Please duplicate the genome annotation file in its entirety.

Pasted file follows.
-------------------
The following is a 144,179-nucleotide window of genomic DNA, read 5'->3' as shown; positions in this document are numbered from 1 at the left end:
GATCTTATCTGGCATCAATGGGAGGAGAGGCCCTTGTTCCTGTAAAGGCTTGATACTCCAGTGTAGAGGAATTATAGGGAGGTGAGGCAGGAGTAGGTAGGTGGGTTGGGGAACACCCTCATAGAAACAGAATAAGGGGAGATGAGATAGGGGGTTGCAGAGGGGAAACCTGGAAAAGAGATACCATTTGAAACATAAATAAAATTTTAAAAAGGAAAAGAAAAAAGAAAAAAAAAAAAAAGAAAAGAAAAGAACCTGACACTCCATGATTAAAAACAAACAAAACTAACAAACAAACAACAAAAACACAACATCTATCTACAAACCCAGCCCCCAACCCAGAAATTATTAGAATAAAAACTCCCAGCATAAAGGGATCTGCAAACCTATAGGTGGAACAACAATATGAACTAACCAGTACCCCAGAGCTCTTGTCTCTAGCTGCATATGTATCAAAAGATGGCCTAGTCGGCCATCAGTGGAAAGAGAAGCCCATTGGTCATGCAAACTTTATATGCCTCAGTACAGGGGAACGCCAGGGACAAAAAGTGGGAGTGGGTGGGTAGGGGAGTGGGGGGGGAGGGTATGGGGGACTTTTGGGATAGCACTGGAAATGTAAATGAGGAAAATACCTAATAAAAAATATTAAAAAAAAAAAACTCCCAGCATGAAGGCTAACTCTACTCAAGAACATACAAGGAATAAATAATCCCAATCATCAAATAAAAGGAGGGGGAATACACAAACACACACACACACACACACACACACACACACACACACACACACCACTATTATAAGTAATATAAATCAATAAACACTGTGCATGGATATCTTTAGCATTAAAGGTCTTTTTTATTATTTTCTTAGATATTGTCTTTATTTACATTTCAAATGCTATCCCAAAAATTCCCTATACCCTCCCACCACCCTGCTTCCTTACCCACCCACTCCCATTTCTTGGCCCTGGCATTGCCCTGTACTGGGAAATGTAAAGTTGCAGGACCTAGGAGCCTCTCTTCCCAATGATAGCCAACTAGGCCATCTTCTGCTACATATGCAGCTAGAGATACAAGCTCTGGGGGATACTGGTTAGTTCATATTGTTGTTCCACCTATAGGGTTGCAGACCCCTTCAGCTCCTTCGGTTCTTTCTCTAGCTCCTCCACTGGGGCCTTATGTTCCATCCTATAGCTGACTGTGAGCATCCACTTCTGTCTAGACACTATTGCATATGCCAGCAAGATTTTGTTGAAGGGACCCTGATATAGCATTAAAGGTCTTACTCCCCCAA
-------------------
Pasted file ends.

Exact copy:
The following is a 144,179-nucleotide window of genomic DNA, read 5'->3' as shown; positions in this document are numbered from 1 at the left end:
GATCTTATCTGGCATCAATGGGAGGAGAGGCCCTTGTTCCTGTAAAGGCTTGATACTCCAGTGTAGAGGAATTATAGGGAGGTGAGGCAGGAGTAGGTAGGTGGGTTGGGGAACACCCTCATAGAAACAGAATAAGGGGAGATGAGATAGGGGGTTGCAGAGGGGAAACCTGGAAAAGAGATACCATTTGAAACATAAATAAAATTTTAAAAAGGAAAAGAAAAAAGAAAAAAAAAAAAAAGAAAAGAAAAGAACCTGACACTCCATGATTAAAAACAAACAAAACTAACAAACAAACAACAAAAACACAACATCTATCTACAAACCCAGCCCCCAACCCAGAAATTATTAGAATAAAAACTCCCAGCATAAAGGGATCTGCAAACCTATAGGTGGAACAACAATATGAACTAACCAGTACCCCAGAGCTCTTGTCTCTAGCTGCATATGTATCAAAAGATGGCCTAGTCGGCCATCAGTGGAAAGAGAAGCCCATTGGTCATGCAAACTTTATATGCCTCAGTACAGGGGAACGCCAGGGACAAAAAGTGGGAGTGGGTGGGTAGGGGAGTGGGGGGGGAGGGTATGGGGGACTTTTGGGATAGCACTGGAAATGTAAATGAGGAAAATACCTAATAAAAAATATTAAAAAAAAAAAACTCCCAGCATGAAGGCTAACTCTACTCAAGAACATACAAGGAATAAATAATCCCAATCATCAAATAAAAGGAGGGGGAATACACAAACACACACACACACACACACACACACACACACACACACACACACCACTATTATAAGTAATATAAATCAATAAACACTGTGCATGGATATCTTTAGCATTAAAGGTCTTTTTTATTATTTTCTTAGATATTGTCTTTATTTACATTTCAAATGCTATCCCAAAAATTCCCTATACCCTCCCACCACCCTGCTTCCTTACCCACCCACTCCCATTTCTTGGCCCTGGCATTGCCCTGTACTGGGAAATGTAAAGTTGCAGGACCTAGGAGCCTCTCTTCCCAATGATAGCCAACTAGGCCATCTTCTGCTACATATGCAGCTAGAGATACAAGCTCTGGGGGATACTGGTTAGTTCATATTGTTGTTCCACCTATAGGGTTGCAGACCCCTTCAGCTCCTTCGGTTCTTTCTCTAGCTCCTCCACTGGGGCCTTATGTTCCATCCTATAGCTGACTGTGAGCATCCACTTCTGTCTAGACACTATTGCATATGCCAGCAAGATTTTGTTGAAGGGACCCTGATATAGCATTAAAGGTCTTACTCCCCCAA